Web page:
At the Diner (Hour 23)

At the diner at 4 a.m.,
cheesecake and coffee
the brew so dusty sweet
and the cake real ricotta.
At the diner, we’d talk
after the bars close
and the beer wore off,
and eat French fries
or eggs and put dimes
in the table top juke box,
hear our favorite songs
like Free bird and
Sympathy for the Devil.
And we’d splay our
legs on long, red, vinyl
seats sometimes cracked,
our backs against booth
walls of plastic sheen.
At the diner, we’d hum
the songs we heard at the
bar we just left, our favorite
local bands playing, while
we drank Heineken and
smoked Camel cigarettes,
out back for a J or two.
But under the bright lights
of the diner til quarter to 7 or
later, we’d laugh sometimes
spitting our coffee or Pepsi
at some stupid shit one of us
said, and everything’s funny
when you haven’t slept all night.
At the diner, off the expressway,
the waitresses know us, and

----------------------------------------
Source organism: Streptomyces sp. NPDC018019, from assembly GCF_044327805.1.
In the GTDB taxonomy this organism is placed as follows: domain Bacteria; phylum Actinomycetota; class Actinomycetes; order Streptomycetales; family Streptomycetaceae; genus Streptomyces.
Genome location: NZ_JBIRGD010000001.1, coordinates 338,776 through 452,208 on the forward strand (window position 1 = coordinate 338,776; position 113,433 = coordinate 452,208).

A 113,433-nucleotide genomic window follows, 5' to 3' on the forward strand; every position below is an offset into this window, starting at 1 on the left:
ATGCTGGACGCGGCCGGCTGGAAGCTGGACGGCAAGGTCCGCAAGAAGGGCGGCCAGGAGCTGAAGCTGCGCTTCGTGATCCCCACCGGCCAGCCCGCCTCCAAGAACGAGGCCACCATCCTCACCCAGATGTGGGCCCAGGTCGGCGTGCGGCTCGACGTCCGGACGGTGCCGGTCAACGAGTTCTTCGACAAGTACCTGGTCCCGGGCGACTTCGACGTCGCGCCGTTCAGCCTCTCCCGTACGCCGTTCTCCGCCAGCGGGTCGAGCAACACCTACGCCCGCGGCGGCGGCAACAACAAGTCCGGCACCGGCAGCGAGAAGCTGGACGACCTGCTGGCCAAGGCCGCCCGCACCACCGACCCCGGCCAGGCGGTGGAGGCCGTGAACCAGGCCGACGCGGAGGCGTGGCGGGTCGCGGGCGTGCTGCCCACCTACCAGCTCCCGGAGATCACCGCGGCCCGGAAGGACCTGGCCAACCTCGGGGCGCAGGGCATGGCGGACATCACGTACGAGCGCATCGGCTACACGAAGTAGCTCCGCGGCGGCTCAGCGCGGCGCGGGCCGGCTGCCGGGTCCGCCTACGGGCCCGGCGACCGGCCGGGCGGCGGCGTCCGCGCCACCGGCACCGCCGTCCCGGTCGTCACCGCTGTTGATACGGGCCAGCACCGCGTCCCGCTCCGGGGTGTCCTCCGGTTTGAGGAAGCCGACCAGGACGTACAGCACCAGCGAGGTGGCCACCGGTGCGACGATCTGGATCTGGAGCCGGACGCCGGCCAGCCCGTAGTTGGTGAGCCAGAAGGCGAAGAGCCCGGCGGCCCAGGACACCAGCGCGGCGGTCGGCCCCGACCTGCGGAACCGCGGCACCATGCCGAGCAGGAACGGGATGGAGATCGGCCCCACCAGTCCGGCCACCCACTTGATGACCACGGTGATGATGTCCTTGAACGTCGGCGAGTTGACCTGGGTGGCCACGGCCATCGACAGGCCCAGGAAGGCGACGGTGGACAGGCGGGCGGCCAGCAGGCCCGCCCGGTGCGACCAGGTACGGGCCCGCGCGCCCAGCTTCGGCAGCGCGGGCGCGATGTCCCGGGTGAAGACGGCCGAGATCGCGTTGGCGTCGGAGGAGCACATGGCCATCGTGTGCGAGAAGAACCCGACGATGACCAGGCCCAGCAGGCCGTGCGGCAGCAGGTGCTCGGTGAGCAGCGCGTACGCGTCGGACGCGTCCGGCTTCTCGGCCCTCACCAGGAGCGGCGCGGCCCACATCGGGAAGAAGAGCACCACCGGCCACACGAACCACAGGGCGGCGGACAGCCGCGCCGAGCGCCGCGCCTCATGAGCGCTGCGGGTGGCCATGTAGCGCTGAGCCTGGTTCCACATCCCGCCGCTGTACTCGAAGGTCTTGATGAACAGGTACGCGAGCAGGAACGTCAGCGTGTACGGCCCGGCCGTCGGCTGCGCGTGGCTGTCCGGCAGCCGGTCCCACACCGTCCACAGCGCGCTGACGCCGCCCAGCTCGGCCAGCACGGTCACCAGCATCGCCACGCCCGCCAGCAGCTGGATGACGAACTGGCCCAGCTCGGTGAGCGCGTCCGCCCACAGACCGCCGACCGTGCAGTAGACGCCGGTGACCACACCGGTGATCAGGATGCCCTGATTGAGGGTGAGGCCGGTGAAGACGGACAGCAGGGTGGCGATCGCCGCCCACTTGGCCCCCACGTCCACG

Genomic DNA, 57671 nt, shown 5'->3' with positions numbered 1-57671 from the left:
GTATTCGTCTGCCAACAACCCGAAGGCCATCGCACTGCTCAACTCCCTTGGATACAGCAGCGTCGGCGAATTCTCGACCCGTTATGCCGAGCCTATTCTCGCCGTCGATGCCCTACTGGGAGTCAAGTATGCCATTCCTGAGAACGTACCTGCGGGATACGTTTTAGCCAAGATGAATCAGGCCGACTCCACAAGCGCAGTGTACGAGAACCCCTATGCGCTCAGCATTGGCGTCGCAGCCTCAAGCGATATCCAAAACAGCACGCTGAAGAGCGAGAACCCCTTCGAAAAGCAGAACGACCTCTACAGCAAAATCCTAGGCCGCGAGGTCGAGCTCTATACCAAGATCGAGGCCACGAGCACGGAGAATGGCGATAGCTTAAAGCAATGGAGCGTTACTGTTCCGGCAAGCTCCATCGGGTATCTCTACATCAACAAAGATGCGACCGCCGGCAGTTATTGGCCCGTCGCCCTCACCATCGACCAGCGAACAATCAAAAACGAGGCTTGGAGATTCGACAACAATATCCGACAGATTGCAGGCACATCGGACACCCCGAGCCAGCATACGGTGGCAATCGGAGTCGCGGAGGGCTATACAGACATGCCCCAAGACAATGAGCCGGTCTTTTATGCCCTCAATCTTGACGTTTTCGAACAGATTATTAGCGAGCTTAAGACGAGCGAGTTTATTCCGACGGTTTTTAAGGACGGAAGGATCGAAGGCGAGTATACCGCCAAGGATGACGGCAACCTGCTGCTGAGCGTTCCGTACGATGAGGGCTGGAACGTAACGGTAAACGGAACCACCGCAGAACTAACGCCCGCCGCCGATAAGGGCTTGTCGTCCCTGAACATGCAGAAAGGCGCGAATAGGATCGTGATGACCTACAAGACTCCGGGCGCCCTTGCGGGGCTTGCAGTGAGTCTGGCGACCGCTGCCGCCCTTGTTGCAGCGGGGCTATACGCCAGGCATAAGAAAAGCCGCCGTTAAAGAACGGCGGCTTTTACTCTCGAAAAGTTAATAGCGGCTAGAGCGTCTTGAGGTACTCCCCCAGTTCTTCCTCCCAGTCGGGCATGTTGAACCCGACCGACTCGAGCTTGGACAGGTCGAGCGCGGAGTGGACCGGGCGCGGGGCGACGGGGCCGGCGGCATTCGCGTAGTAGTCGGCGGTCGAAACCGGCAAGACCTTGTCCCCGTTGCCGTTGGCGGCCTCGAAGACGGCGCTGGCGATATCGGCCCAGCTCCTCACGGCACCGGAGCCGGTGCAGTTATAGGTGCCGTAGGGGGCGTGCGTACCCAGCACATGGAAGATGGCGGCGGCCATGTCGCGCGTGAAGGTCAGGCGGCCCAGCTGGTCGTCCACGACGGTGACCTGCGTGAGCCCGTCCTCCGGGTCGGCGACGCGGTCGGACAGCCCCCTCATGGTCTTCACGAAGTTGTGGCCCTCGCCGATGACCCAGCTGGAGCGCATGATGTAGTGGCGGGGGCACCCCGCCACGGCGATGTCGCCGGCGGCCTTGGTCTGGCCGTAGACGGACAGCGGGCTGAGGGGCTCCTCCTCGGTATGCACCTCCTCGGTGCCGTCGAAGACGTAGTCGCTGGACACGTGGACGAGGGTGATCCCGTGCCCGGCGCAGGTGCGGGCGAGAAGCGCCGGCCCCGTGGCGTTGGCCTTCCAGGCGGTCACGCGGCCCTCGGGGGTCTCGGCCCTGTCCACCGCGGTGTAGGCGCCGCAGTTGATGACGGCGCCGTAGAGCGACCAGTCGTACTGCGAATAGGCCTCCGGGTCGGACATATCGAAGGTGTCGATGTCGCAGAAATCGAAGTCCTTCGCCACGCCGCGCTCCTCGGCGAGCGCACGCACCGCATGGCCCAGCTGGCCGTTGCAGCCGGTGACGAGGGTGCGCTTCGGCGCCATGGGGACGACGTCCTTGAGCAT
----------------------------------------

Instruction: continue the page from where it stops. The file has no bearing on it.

bring us our eggs and toast
the way we like them, sunny
side up and easy tan and grape
jelly in the little plastic peel off
boxes, three or four of them.
And every Friday and Saturday
it was the same for us three,
Deb, Jackie and me, at the diner.

2 Replies to “At the Diner (Hour 23)”

  1. Chick’s diner. At the corner of Moosic St. and Meadow Ave. A local institution since WWII, maybe longer. Looked like an Airstream and not much bigger. Best grease in town. Too busy 24/7 to be a Hopper. The owner lived a block away. Now the “building” remains but the institution is gone. It’s called something else now. Chick is dead. And with him an era to the kids of those who lived it.

    1. Amazing how an institution and huge part of your youth can just disappear like that–unless you stay up all night and write poems about what is lodged firmly in your memories.
      Great description of your diner. Mine was called Expressway diner. I could not find a picture of one that looked like it with the table jukeboxes and red vinyl seats.

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